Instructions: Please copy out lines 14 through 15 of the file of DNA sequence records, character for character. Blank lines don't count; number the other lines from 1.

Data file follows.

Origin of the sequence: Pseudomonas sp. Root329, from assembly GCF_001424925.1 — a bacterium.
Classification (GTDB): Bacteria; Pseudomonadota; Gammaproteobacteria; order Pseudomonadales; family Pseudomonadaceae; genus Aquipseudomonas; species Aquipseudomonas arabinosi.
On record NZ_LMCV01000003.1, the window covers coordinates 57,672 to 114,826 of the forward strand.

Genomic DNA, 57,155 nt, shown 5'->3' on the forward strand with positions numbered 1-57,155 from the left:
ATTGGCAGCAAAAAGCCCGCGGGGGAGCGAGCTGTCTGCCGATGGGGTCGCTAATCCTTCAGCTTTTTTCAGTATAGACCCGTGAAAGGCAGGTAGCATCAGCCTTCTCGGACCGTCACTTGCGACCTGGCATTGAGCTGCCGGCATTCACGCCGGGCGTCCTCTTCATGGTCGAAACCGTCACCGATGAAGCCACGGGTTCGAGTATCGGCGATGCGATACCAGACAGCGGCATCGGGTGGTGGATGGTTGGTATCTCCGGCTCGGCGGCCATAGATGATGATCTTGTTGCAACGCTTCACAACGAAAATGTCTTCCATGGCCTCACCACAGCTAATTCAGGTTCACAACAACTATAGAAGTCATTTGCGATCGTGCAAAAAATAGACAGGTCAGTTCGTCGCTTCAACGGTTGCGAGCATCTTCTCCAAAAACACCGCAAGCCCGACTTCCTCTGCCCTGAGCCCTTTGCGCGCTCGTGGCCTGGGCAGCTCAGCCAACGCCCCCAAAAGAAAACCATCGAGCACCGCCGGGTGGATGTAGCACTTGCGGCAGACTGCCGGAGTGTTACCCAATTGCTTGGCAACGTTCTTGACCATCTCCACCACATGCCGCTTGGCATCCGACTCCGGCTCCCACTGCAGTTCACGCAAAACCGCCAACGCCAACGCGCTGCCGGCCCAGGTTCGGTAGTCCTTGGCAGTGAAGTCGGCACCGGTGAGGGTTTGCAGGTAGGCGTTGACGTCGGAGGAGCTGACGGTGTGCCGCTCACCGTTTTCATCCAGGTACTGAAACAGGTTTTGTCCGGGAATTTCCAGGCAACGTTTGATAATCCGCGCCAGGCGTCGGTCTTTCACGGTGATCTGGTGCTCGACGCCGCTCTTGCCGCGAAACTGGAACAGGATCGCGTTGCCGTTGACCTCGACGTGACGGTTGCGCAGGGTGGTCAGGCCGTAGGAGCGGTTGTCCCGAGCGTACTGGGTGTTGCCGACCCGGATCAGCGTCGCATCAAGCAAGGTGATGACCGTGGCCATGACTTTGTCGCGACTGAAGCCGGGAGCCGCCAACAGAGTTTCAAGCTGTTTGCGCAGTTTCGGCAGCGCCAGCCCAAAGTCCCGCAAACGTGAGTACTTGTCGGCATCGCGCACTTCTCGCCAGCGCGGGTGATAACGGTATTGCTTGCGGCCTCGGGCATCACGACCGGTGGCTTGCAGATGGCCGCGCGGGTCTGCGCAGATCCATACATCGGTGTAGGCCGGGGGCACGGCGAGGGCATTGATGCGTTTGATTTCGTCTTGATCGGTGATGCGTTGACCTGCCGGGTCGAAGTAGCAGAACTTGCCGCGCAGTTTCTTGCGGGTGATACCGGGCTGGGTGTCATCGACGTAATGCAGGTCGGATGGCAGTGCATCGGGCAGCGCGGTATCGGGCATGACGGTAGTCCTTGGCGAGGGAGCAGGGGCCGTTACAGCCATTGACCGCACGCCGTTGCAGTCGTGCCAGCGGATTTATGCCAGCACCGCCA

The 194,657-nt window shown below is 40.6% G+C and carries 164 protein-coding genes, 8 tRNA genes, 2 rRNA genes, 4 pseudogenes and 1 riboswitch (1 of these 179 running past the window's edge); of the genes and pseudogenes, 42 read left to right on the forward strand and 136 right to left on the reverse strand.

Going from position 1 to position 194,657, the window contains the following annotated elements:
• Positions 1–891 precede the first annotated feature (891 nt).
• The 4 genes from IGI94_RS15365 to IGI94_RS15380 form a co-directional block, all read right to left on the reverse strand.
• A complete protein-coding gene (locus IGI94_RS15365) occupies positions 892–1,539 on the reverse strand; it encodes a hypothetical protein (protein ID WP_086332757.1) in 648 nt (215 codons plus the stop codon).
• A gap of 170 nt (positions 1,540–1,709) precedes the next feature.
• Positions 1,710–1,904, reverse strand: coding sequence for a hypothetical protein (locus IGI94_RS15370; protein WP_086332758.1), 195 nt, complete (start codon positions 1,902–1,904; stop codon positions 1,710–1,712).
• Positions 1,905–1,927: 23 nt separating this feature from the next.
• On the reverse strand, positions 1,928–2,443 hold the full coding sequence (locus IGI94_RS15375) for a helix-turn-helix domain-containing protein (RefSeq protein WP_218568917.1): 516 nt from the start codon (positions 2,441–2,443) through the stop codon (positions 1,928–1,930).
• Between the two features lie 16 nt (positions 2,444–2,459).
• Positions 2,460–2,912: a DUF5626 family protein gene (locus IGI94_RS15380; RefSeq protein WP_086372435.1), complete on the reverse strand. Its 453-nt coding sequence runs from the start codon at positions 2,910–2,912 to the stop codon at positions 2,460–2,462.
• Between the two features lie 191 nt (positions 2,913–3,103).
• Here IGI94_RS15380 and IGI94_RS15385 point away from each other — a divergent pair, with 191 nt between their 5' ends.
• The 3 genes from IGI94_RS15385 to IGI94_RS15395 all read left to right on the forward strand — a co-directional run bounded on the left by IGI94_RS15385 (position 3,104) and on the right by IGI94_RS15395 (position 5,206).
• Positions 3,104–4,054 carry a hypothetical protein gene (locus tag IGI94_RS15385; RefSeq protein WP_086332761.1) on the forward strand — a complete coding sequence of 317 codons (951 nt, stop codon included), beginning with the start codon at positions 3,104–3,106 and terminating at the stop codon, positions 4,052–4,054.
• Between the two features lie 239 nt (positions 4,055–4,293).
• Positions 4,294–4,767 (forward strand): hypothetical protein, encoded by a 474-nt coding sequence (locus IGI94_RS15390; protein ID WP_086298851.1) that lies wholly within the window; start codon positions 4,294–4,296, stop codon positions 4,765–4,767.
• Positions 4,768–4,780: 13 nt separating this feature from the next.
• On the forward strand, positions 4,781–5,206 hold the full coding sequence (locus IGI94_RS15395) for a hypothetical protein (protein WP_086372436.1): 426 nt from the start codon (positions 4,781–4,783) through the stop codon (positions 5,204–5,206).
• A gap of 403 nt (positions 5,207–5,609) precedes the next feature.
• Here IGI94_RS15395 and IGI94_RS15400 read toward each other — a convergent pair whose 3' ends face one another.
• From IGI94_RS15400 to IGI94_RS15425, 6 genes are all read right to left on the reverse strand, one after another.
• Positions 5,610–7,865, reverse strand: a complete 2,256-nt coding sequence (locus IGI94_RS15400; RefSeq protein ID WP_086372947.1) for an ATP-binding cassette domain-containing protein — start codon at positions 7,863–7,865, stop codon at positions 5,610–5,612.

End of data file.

• On the reverse strand, positions 1,928–2,443 hold the full coding sequence (locus IGI94_RS15375) for a helix-turn-helix domain-containing protein (RefSeq protein WP_218568917.1): 516 nt from the start codon (positions 2,441–2,443) through the stop codon (positions 1,928–1,930).
• Between the two features lie 16 nt (positions 2,444–2,459).